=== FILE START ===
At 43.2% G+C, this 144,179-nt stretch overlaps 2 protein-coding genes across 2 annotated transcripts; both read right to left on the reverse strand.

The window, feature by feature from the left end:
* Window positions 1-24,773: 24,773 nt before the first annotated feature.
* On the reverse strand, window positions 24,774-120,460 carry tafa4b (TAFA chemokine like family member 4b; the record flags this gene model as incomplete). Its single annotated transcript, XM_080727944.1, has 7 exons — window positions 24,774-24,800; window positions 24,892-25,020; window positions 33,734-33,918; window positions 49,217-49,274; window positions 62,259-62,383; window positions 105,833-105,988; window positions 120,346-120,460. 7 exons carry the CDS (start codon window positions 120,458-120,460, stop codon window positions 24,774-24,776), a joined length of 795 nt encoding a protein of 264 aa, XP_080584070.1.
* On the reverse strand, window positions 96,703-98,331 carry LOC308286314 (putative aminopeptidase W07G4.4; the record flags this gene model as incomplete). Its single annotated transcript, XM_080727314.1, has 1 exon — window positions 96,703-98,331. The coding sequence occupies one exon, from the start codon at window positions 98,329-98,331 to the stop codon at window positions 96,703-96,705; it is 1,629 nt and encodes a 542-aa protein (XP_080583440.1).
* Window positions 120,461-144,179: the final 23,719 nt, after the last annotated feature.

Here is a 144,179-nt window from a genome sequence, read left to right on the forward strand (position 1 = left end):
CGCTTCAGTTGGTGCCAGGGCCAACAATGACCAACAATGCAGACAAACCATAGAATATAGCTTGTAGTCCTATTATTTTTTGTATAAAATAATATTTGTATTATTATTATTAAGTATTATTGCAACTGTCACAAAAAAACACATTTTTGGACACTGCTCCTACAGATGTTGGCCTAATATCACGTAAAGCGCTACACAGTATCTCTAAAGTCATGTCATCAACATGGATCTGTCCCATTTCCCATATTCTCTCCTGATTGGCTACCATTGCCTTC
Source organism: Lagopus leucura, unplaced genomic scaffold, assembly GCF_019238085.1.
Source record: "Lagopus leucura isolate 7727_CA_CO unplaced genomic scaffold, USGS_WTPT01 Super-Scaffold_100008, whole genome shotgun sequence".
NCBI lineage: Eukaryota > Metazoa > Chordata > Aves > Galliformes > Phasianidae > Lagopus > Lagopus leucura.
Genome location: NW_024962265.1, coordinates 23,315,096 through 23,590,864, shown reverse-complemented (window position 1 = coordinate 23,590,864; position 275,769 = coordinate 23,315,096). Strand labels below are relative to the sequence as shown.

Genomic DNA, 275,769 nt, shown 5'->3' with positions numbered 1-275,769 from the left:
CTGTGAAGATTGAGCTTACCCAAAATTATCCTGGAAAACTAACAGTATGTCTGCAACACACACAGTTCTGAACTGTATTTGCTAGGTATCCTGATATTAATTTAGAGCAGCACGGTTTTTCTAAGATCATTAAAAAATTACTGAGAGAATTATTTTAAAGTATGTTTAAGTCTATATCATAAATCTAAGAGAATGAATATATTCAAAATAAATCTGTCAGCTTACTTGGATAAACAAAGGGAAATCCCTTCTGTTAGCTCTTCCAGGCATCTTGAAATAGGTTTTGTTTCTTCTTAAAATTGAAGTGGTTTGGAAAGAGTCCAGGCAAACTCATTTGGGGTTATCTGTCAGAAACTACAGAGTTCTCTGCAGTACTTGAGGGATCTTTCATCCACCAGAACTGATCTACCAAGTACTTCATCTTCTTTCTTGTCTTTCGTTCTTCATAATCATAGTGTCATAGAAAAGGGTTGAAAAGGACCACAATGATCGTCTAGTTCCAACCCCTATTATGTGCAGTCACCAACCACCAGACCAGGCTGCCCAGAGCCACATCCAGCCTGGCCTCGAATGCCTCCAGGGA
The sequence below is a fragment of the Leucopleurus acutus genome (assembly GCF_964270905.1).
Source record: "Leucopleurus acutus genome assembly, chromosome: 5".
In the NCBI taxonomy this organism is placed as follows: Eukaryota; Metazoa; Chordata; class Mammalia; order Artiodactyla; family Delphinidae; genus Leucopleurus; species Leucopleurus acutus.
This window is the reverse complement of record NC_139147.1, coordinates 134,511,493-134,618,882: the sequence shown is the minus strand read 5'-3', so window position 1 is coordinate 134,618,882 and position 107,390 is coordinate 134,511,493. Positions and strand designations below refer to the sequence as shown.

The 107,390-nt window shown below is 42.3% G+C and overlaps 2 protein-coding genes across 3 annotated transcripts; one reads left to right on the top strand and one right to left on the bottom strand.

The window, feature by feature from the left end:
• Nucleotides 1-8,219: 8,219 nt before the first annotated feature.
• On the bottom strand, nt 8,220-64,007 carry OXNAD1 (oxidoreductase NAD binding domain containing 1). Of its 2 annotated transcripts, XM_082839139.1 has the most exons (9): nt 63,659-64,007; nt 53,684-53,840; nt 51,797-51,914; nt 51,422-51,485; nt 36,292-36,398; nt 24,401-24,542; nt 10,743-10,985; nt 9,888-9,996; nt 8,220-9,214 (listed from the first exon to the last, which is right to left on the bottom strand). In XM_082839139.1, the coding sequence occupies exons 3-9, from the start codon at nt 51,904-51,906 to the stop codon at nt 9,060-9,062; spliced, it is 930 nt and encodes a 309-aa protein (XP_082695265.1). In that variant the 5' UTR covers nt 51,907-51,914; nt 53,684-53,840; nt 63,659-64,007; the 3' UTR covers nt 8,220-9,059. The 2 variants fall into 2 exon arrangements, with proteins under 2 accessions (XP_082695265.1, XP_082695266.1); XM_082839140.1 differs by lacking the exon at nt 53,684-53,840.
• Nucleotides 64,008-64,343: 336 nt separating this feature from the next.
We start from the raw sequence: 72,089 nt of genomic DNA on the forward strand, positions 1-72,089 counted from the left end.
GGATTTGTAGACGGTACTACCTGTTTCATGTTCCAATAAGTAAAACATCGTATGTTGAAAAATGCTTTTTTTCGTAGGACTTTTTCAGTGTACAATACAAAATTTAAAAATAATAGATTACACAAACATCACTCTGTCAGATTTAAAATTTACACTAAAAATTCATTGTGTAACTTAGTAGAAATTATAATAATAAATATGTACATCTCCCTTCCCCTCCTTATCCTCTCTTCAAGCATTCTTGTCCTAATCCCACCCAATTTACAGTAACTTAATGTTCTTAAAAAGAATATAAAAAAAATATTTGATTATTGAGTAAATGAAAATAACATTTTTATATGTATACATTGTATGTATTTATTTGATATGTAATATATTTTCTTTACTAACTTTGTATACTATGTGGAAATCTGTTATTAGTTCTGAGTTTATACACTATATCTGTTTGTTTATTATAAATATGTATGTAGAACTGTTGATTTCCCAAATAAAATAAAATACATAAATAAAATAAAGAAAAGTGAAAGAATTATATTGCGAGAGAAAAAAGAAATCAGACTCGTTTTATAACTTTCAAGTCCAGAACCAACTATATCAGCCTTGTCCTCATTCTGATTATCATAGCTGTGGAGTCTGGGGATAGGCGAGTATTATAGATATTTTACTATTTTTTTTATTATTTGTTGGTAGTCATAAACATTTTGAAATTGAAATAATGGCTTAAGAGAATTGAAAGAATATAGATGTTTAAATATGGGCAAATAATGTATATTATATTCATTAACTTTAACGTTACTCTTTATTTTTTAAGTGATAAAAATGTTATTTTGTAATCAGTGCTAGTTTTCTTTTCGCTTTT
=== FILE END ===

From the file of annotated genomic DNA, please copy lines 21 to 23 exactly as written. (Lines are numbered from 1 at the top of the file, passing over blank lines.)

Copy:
• Nucleotides 1-8,219: 8,219 nt before the first annotated feature.
• On the bottom strand, nt 8,220-64,007 carry OXNAD1 (oxidoreductase NAD binding domain containing 1). Of its 2 annotated transcripts, XM_082839139.1 has the most exons (9): nt 63,659-64,007; nt 53,684-53,840; nt 51,797-51,914; nt 51,422-51,485; nt 36,292-36,398; nt 24,401-24,542; nt 10,743-10,985; nt 9,888-9,996; nt 8,220-9,214 (listed from the first exon to the last, which is right to left on the bottom strand). In XM_082839139.1, the coding sequence occupies exons 3-9, from the start codon at nt 51,904-51,906 to the stop codon at nt 9,060-9,062; spliced, it is 930 nt and encodes a 309-aa protein (XP_082695265.1). In that variant the 5' UTR covers nt 51,907-51,914; nt 53,684-53,840; nt 63,659-64,007; the 3' UTR covers nt 8,220-9,059. The 2 variants fall into 2 exon arrangements, with proteins under 2 accessions (XP_082695265.1, XP_082695266.1); XM_082839140.1 differs by lacking the exon at nt 53,684-53,840.
• Nucleotides 64,008-64,343: 336 nt separating this feature from the next.